Covid-19 vaccine hesitancy among rural oklahomans

Randolph D. Hubach, Bryan Shannon, Kerry D. Morgan, Caleb Alexander, Andrew M. O'Neil, Campbell Ernst, Zachary Giano

Research output: Contribution to journalArticlepeer-review

13 Scopus citations


Introduction:  COVID-19 vaccination is widely recommended as a prevention strategy; however, vaccine uptake is disproportionately lower among rural Americans compared to their urban counterparts. Development of public health activities to address the rural–urban vaccine gap requires an understanding of determinants of vaccine hesitation. The present study explores perceptions of and barriers to COVID-19 vaccination among rural Oklahomans.

Methods: Between March and May 2021, 222 residents, unvaccinated for COVID-19, within rural Oklahoma counties completed a cross-sectional, online questionnaire to qualitatively assess perceptions, benefits, and concerns regarding getting vaccinated for COVID-19. 

Results: Approximately two-fifths of rural respondents in the present study were hesitant to get vaccinated, even when a vaccine was made available to them. Major factors included limited knowledge and understanding about the vaccine, including potential side-effects and long-term complications, as well as skepticism surrounding COVID-19 vaccine development and efficacy. Among the potential perceived benefits of vaccination were protecting the health of vulnerable individuals and the ability to return to normal day-to-day activities.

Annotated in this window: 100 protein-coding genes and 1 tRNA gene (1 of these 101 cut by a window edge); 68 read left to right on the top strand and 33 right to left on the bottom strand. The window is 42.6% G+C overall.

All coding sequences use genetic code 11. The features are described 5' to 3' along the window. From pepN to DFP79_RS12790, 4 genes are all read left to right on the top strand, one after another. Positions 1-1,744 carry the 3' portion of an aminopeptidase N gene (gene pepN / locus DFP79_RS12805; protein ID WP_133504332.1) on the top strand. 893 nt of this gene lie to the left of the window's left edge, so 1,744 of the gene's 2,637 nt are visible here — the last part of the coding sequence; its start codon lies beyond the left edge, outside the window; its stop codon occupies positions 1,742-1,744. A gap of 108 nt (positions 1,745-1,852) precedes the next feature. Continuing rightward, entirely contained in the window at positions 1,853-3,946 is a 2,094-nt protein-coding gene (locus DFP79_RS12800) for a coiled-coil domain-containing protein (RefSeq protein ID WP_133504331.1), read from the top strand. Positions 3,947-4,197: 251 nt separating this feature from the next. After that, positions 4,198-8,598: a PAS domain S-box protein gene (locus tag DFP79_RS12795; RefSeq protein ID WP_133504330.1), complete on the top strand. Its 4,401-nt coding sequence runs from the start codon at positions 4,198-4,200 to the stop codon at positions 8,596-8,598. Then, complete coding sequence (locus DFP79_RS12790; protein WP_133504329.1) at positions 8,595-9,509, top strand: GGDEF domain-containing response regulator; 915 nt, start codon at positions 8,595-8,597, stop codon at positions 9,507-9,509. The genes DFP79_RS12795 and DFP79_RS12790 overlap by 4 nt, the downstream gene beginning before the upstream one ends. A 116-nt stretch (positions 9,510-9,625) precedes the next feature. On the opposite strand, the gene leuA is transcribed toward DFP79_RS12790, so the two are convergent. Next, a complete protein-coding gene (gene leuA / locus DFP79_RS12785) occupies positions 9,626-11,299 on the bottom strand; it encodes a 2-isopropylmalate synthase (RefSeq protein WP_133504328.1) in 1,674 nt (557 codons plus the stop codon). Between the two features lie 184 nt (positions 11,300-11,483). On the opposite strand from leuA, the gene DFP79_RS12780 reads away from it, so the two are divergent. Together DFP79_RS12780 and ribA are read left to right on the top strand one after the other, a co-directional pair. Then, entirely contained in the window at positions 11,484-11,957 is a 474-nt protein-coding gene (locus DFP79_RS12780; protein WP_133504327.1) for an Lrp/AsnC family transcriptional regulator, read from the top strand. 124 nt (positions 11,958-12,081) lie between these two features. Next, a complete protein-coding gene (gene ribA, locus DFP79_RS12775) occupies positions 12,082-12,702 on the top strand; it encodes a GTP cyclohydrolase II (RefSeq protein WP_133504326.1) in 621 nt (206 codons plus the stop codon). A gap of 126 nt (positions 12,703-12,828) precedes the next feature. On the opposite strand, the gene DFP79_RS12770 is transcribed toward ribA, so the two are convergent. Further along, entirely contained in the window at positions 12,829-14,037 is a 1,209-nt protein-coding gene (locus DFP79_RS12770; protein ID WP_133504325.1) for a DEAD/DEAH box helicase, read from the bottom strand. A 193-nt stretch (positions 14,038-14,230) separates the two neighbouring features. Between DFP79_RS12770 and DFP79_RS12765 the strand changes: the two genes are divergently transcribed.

Conclusion: Increases in COVID-19 cases and deaths in rural areas are expected to continue as new variants are introduced within communities. The present findings highlight the need for the development of culturally tailored vaccine information, to be disseminated by local leaders within rural communities.

Original languageEnglish
Article number7128
JournalRural and remote health
Issue number2
StatePublished - 4 Jun 2022


  • Covid-19
  • Disparities
  • Prevention
  • USA
  • Vaccine hesitancy


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